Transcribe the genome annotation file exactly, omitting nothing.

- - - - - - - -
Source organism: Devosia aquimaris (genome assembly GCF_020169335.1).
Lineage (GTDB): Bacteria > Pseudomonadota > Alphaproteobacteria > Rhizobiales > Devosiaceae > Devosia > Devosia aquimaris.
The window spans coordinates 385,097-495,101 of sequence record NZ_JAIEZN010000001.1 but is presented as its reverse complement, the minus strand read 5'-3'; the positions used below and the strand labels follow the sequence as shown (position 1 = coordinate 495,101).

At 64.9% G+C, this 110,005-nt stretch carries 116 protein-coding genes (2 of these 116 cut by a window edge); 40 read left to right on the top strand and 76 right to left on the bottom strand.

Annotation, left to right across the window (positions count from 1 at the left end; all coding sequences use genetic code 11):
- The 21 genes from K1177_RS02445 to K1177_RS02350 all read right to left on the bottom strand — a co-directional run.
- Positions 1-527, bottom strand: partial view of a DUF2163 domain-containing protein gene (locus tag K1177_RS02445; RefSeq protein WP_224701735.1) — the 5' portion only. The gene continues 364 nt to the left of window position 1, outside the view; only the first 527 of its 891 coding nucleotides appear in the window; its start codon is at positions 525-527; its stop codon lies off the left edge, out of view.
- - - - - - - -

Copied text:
Source organism: Devosia aquimaris (genome assembly GCF_020169335.1).
Lineage (GTDB): Bacteria > Pseudomonadota > Alphaproteobacteria > Rhizobiales > Devosiaceae > Devosia > Devosia aquimaris.
The window spans coordinates 385,097-495,101 of sequence record NZ_JAIEZN010000001.1 but is presented as its reverse complement, the minus strand read 5'-3'; the positions used below and the strand labels follow the sequence as shown (position 1 = coordinate 495,101).

At 64.9% G+C, this 110,005-nt stretch carries 116 protein-coding genes (2 of these 116 cut by a window edge); 40 read left to right on the top strand and 76 right to left on the bottom strand.

Annotation, left to right across the window (positions count from 1 at the left end; all coding sequences use genetic code 11):
- The 21 genes from K1177_RS02445 to K1177_RS02350 all read right to left on the bottom strand — a co-directional run.
- Positions 1-527, bottom strand: partial view of a DUF2163 domain-containing protein gene (locus tag K1177_RS02445; RefSeq protein WP_224701735.1) — the 5' portion only. The gene continues 364 nt to the left of window position 1, outside the view; only the first 527 of its 891 coding nucleotides appear in the window; its start codon is at positions 525-527; its stop codon lies off the left edge, out of view.